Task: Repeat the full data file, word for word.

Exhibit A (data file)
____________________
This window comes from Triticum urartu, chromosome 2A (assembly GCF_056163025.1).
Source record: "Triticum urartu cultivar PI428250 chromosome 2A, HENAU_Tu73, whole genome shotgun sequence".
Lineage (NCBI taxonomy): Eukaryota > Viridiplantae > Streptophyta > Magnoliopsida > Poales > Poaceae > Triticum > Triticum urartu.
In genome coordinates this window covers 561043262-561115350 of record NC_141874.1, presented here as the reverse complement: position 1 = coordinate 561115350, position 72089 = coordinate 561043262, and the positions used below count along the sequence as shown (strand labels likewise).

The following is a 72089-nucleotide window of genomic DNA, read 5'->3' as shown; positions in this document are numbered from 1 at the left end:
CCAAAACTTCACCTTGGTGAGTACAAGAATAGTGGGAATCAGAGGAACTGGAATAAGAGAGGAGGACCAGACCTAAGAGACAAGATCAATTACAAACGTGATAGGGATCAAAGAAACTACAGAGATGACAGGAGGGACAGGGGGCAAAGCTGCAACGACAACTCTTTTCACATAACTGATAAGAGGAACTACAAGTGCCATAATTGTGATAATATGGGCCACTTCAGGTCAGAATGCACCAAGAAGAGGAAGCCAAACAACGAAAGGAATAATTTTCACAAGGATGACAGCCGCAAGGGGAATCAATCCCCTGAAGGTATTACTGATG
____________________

This window comes from Triticum urartu, chromosome 2A (assembly GCF_056163025.1).
Source record: "Triticum urartu cultivar PI428250 chromosome 2A, HENAU_Tu73, whole genome shotgun sequence".
Lineage (NCBI taxonomy): Eukaryota > Viridiplantae > Streptophyta > Magnoliopsida > Poales > Poaceae > Triticum > Triticum urartu.
In genome coordinates this window covers 561043262-561115350 of record NC_141874.1, presented here as the reverse complement: position 1 = coordinate 561115350, position 72089 = coordinate 561043262, and the positions used below count along the sequence as shown (strand labels likewise).

The following is a 72089-nucleotide window of genomic DNA, read 5'->3' as shown; positions in this document are numbered from 1 at the left end:
CCAAAACTTCACCTTGGTGAGTACAAGAATAGTGGGAATCAGAGGAACTGGAATAAGAGAGGAGGACCAGACCTAAGAGACAAGATCAATTACAAACGTGATAGGGATCAAAGAAACTACAGAGATGACAGGAGGGACAGGGGGCAAAGCTGCAACGACAACTCTTTTCACATAACTGATAAGAGGAACTACAAGTGCCATAATTGTGATAATATGGGCCACTTCAGGTCAGAATGCACCAAGAAGAGGAAGCCAAACAACGAAAGGAATAATTTTCACAAGGATGACAGCCGCAAGGGGAATCAATCCCCTGAAGGTATTACTGATG